In the present vignette, we want to discuss how to specify phylogenetic multilevel models using **brms**. These models are relevant in evolutionary biology when data of many species are analyzed at the same time. The usual approach would be to model species as a grouping factor in a multilevel model and estimate varying intercepts (and possibly also varying slopes) over species. However, species are not independent as they come from the same phylogenetic tree and we thus have to adjust our model to incorporate this dependency. The examples discussed here are from chapter 11 of the book *Modern Phylogenetic Comparative Methods and the application in Evolutionary Biology* (de Villemeruil & Nakagawa, 2014). The necessary data can be downloaded from the corresponding website (http://www.mpcm-evolution.com/). Some of these models may take a few minutes to fit.

Assume we have measurements of a phenotype, `phen`

(say the body size), and a `cofactor`

variable (say the temperature of the environment). We prepare the data using the following code.

```
phylo <- ape::read.nexus("https://paul-buerkner.github.io/data/phylo.nex")
data_simple <- read.table(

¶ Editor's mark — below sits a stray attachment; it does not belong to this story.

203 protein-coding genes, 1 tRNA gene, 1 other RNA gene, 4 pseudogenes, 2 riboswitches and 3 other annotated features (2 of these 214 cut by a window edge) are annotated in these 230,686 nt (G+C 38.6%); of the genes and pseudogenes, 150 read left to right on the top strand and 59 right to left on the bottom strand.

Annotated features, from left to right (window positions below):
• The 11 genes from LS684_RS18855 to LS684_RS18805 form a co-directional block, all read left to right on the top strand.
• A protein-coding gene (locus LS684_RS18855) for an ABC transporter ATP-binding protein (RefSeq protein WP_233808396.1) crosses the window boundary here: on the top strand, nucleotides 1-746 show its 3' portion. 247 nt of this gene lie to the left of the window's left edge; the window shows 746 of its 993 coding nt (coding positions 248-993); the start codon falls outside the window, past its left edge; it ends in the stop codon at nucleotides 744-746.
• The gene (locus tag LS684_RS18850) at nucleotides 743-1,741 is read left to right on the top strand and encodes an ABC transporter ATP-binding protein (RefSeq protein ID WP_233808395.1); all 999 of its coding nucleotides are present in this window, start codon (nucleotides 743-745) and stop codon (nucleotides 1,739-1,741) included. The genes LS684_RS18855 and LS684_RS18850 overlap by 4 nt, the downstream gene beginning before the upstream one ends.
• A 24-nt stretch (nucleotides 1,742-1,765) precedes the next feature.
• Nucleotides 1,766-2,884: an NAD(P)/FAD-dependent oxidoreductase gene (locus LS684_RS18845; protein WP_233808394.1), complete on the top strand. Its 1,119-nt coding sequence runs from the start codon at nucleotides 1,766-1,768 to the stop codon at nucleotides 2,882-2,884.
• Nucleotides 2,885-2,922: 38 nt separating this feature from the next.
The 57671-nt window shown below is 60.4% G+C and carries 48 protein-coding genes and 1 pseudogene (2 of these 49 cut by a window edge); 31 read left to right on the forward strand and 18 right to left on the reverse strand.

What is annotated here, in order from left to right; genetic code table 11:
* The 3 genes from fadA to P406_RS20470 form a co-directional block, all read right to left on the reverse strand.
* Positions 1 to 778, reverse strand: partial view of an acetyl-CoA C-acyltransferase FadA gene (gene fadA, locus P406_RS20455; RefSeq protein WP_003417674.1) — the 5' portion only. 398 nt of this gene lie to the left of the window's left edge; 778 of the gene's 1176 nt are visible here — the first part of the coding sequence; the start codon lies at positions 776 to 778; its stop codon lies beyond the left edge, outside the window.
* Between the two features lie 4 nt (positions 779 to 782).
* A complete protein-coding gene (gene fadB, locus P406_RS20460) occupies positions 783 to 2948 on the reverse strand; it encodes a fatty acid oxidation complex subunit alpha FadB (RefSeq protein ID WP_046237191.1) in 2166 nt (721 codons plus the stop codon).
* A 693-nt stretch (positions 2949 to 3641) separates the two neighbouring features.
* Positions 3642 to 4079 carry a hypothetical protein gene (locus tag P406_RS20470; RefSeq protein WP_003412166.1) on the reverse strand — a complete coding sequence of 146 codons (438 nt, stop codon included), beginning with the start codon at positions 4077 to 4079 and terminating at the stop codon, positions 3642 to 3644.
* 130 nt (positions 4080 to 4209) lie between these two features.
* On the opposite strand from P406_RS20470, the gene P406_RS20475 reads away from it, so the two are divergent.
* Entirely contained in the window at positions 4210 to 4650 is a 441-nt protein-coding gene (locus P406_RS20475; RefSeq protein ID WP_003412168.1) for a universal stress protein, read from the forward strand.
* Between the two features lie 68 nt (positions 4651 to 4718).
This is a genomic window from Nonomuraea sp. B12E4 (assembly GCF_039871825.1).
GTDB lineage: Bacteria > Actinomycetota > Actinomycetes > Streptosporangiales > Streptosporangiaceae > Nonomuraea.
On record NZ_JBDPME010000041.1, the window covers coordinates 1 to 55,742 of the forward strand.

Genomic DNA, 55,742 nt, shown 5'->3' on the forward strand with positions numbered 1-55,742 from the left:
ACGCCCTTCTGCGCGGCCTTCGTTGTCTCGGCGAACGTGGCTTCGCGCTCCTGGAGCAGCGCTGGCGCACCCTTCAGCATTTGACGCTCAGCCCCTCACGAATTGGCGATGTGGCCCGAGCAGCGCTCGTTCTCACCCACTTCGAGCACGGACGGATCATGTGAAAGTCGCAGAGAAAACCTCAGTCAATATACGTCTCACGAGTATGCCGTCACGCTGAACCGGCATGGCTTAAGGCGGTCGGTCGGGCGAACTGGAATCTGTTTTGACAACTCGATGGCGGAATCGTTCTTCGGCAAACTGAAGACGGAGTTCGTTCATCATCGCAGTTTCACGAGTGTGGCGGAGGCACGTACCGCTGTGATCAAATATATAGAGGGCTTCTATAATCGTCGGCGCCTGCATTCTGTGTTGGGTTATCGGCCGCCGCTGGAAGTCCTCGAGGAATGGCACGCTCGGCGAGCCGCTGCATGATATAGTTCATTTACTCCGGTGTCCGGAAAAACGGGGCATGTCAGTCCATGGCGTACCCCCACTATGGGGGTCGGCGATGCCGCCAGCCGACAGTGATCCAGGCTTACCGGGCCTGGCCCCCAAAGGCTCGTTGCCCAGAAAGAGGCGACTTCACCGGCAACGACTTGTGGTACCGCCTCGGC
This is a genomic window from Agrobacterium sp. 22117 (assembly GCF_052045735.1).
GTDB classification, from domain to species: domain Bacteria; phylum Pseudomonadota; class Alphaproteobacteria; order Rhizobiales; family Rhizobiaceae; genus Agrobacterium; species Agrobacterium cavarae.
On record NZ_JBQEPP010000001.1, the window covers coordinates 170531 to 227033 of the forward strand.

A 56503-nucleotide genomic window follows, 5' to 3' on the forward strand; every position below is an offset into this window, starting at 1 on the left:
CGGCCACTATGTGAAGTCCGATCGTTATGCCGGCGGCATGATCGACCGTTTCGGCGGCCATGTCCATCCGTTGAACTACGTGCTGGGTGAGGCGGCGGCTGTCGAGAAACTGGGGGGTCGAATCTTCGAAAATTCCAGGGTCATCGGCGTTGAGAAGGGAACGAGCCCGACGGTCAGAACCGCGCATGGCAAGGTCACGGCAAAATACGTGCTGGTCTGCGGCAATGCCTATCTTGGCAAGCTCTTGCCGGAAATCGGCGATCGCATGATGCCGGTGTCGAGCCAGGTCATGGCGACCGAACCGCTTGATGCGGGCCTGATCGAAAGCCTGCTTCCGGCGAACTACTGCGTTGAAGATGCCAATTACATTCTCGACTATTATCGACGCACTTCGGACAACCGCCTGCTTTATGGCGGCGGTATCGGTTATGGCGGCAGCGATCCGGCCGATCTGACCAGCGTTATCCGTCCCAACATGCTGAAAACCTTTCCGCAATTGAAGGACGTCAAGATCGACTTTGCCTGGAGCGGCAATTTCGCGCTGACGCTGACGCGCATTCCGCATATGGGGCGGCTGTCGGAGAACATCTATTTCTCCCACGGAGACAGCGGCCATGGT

"https://paul-buerkner.github.io/data/data_simple.txt",
header = TRUE
)
head(data_simple)
```

The `phylo`

object contains information on the relationship between species. Using this information, we can construct a covariance matrix of species (Hadfield & Nakagawa, 2010).

```
inv.phylo <- MCMCglmm::inverseA(phylo, nodes = "TIPS", scale = TRUE)
A <- solve(inv.phylo$Ainv)
rownames(A) <- rownames(inv.phylo$Ainv)
```

In contrast to **MCMCglmm**, **brms** requires the covariance matrix and not its inverse. Now, we are ready to fit our first phylogenetic multilevel model:

```
model_simple <- brm(
phen ~ cofactor + (1|phylo), data = data_simple,
family = gaussian(), cov_ranef = list(phylo = A),
prior = c(
prior(normal(0, 10), "b"),
prior(normal(0, 50), "Intercept"),
prior(student_t(3, 0, 20), "sd"),
prior(student_t(3, 0, 20), "sigma")
)
)
```